Supreme Court upholds innocence of Debra Brown
A woman who spent nearly two decades in prison for shooting her boss in the head is innocent of the crime, the Utah Supreme Court ruled Friday.
In a decision released Friday morning, the court found that Debra Brown, 55, was "factually innocent" in the 1993 murder of Lael Brown. The two are unrelated. Friday's ruling supports a 2011 decision by a 2nd District Court Judge.
A jury convicted Debra Brown in 1995 and she subsequently spent 17 years in prison before the district court judge ruled that she was factually innocent in 2011. She left prison May 9, 2011. Had the supreme court overturned the 2011 decision Brown could potentially have faced more time behind bars.
Instead, Friday's ruling means that Brown will remain free and is entitled to roughly half a million dollars in compensation.
Attorney Jensie Anderson who worked on the case and is legal director at the Rocky Mountain Innocence Center and a professor at the University of Utah said the money will help Brown maintain housing and get access to health care, which is vital because she is a two-time cancer survivor.
"I don't see it as a lot of money. I see it as a reasonable amount of money," Anderson said. "But it's never ever been about the money to her. What she cares about truly is being home."
Anderson spoke with Brown soon after the decision came out Friday morning, and after that conversation said Brown was "probably as happy as I've ever heard her." Anderson added that Brown felt relieved and vindicated and was looking forward to living in peace.
Assistant Attorney General Christopher Ballard said Friday that he was disagreed with the decision but respected the Supreme Court's conclusions. He added that state attorneys opted to fight the initial factual innocence ruling because they believed and continue to believe that Debra Brown killed Lael Brown.
"If we believed that she did not commit this murder, we would not have challenged this on appeal," Ballard said. "We challenged it because we have always believed that the jury got it right."
Brown was the first Utah convict to be found factually innocent of a crime under a law that allows for such a finding without new DNA evidence. The case began after she reported finding Lael Brown dead at his home Nov. 7, 1993. He was lying in bed with three gunshot wounds in his head, according to court documents.
Debra Brown had no alibi for the previous morning. Prosecutors subsequently used the lack of an alibi as part of their circumstantial case against her, saying at a 1995 trial that she must have shot Lael in the early morning hours of Nov. 6. In support of their argument, prosecutors said a witness heard gunshots at that time and Debra had a key to Lael's home, which showed no signs of forced entry.
But in 2011, two witness statements cast doubt on prosecutors' version of events. The witnesses testified during a week of hearings and told 2nd District Judge Michael DiReda they had seen Lael Brown alive the afternoon of Nov. 6 after he had supposedly been murdered and when Brown did have an alibi. Court documents single out the testimony of Delwin Hall, who said he saw Lael Brown at Angie's restaurant in Logan on Saturday afternoon.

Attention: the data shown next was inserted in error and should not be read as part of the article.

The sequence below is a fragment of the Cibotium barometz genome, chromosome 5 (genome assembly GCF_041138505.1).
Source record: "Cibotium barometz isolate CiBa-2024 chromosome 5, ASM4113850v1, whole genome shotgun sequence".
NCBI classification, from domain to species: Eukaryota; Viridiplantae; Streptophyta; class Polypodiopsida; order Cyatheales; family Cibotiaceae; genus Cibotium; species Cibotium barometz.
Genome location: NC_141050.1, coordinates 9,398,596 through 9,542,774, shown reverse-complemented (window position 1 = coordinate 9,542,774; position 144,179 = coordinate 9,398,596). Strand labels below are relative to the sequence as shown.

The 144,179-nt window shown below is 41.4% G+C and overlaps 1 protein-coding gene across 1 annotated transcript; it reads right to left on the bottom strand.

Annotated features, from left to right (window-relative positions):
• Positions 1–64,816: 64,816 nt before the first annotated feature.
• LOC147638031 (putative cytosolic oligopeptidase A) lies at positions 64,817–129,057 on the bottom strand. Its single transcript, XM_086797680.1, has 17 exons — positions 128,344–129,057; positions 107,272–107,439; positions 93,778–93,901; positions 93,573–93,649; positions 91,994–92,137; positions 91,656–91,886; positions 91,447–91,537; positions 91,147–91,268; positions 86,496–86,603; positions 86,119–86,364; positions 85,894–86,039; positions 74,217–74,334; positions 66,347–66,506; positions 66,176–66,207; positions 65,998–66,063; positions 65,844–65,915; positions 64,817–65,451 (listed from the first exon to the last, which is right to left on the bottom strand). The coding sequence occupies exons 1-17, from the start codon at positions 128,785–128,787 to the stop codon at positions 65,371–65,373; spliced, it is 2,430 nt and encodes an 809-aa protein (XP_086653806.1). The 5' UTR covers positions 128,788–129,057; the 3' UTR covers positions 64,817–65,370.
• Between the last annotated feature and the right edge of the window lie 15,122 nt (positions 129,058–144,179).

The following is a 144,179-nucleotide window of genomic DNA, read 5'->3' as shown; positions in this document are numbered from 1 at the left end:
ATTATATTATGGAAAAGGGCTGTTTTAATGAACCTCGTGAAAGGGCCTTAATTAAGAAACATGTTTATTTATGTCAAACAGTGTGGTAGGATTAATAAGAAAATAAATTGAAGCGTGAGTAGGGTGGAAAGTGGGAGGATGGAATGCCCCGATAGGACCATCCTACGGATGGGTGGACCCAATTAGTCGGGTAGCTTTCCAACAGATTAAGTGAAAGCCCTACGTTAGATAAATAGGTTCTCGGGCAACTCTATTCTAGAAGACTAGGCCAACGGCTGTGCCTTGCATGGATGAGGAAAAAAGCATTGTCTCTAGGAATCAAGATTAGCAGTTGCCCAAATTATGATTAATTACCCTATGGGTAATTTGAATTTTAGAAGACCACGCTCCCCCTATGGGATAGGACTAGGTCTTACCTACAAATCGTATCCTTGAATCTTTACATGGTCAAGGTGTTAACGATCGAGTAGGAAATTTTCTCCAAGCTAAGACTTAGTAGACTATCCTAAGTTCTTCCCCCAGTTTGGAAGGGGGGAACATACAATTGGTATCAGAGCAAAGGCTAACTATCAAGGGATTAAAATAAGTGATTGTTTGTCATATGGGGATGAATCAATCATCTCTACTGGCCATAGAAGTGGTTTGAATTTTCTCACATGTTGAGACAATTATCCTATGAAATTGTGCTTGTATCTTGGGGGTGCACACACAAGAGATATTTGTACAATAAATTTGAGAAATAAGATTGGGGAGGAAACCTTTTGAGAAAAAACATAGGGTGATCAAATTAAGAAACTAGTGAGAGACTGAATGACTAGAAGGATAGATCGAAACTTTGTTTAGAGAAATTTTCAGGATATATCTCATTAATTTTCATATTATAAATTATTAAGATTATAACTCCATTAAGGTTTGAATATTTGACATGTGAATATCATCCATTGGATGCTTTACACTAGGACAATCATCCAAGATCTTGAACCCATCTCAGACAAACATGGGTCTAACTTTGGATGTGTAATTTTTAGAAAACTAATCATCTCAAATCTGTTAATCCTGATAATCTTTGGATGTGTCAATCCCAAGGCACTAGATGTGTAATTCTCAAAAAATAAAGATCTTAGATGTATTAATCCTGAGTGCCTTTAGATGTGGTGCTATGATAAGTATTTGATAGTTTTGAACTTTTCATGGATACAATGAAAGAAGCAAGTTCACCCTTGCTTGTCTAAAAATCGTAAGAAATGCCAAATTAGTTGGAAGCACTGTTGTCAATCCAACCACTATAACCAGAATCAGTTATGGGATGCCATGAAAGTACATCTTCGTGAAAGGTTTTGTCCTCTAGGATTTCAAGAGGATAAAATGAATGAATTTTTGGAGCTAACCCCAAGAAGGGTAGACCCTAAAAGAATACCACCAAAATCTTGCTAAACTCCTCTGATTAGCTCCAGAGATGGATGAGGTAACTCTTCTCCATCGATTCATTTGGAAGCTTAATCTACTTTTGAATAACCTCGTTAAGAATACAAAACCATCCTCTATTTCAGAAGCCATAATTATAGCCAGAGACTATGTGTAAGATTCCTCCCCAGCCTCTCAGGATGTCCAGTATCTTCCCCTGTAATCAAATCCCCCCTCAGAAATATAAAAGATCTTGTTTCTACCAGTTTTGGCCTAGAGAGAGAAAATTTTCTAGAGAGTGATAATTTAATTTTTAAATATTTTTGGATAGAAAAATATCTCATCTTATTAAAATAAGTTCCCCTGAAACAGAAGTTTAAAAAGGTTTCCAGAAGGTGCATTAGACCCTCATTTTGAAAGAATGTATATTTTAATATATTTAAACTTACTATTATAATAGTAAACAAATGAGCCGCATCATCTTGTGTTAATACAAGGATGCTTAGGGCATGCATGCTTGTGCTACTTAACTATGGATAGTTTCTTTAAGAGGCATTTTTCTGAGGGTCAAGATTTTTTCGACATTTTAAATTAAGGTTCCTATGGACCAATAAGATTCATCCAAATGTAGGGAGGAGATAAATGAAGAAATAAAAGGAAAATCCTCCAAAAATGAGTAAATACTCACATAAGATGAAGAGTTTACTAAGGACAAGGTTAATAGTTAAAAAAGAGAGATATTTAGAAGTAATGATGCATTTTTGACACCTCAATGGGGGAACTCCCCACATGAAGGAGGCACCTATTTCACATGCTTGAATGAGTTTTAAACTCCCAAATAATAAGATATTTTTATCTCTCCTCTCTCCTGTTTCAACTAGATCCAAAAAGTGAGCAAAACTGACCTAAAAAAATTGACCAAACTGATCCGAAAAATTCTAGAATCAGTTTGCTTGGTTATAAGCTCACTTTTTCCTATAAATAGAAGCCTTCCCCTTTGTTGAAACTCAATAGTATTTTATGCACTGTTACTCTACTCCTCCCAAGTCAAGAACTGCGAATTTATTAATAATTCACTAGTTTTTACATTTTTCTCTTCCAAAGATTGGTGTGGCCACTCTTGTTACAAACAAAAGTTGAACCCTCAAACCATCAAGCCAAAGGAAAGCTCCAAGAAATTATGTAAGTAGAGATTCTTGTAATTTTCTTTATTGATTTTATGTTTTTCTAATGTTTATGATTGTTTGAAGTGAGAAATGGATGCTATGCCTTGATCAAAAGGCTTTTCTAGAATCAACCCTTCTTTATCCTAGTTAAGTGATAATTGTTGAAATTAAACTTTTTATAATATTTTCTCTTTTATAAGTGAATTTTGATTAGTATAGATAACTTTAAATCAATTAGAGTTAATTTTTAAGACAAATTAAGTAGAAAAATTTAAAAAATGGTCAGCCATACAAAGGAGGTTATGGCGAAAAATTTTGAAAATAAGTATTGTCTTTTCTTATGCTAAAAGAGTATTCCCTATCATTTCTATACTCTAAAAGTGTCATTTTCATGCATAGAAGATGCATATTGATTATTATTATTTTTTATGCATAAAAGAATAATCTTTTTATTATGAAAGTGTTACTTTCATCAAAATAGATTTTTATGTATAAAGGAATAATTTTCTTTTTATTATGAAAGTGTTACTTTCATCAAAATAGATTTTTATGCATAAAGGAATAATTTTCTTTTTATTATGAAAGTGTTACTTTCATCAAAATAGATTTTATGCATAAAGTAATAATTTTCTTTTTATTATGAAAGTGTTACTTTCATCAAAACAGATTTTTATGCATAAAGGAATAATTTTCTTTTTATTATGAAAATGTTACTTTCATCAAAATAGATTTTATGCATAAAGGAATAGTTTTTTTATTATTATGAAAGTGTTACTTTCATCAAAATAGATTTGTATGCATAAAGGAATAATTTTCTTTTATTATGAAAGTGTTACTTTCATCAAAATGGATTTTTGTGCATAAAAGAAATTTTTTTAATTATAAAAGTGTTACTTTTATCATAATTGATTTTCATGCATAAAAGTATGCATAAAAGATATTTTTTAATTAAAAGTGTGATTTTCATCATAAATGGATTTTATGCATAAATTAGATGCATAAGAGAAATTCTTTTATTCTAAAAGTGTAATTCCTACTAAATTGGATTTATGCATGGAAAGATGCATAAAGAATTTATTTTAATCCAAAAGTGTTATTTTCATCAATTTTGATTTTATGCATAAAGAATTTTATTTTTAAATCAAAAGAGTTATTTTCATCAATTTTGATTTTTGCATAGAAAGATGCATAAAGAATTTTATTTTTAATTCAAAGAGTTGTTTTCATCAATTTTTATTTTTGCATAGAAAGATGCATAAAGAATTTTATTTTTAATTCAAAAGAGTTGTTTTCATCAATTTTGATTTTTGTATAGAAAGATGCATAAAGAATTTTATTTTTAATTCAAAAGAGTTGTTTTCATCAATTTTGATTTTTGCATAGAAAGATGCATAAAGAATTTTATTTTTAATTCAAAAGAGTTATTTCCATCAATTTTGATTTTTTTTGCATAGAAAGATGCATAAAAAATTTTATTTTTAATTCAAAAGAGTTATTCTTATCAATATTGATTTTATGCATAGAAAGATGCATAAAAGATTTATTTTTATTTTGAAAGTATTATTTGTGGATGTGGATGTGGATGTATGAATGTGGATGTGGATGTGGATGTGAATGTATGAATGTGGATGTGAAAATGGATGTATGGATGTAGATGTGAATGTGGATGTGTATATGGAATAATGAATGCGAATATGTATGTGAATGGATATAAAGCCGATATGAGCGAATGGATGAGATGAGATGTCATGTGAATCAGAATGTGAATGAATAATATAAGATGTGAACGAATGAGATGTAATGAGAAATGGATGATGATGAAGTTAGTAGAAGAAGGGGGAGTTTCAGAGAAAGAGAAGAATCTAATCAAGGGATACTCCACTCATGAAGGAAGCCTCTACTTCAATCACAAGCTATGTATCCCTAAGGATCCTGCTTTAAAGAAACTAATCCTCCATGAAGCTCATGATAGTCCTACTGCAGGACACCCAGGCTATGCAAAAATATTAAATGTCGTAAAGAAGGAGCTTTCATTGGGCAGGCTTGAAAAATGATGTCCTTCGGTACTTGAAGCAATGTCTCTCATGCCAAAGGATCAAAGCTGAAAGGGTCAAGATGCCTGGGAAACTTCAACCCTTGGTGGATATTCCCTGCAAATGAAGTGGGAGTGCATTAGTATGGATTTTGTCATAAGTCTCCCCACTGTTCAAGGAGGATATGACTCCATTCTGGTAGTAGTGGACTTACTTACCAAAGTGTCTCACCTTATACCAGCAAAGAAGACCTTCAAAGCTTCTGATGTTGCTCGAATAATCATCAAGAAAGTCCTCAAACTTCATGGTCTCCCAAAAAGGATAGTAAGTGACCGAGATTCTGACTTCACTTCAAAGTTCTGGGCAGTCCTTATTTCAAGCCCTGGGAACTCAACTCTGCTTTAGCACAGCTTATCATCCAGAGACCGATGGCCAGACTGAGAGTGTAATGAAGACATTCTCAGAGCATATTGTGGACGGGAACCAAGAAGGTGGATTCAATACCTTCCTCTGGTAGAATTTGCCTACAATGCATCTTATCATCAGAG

Hall's testimony became a source of legal wrangling. He had been on the defense witness list during the original trial, but Brown's lawyers never called him to testify. As a result, the state had contended that Hall's testimony was not new evidence and therefore couldn't be used to vindicate Brown.
Ballard further explained Friday that according to the state's understanding of Utah law, a convict hoping to be cleared needs to bring something to the case that was never brought up before and that "conclusively proves" factual innocence. Ballard and other state attorneys did not believe Hall's testimony fit that description and in September argued that a judge wrongly exonerated Brown based on incorrect and old evidence.
The supreme court decision rejected the state's reading of the law and cleared up the old versus new issue, saying that "factual innocence can be based on both newly discovered evidence and previously available evidence."
Ballard said the decision sets a new precedent about what kind of evidence can establish factual innocence. He added that it also sets a precedent about "how strong that evidence has to be." He was referring to the fact that state attorneys never believed Brown's so-called new evidence actually proved her innocence. Among other things, they have pointed out that the 75-year-old man did not show up to make plumbing repairs at a home, as he had promised. Nor did he show up for his regular coffee with friends that morning.
"She still has not shown that she didn't kill him at any other time," Ballard said at a September hearing. The state believes Brown killed the man as a cover up for forging multiple checks; Brown has admitted to forging the checks.
Anderson explained Friday that the state didn't challenge the facts presented by the defense. Instead, the state merely believed those facts didn't prove Brown's innocence. And like Ballard, Anderson said the case could have an impact on others in which convicts attempt to establish their factual innocence.
Friday's decision also includes a 26-page dissenting opinion from Justice Thomas Lee. In his dissent, Lee writes that Brown's evidence is not clear and convincing proof of her innocence and sets the bar for proving innocence too low.
Ballard said the dissenting opinion supports the state's arguments in the case.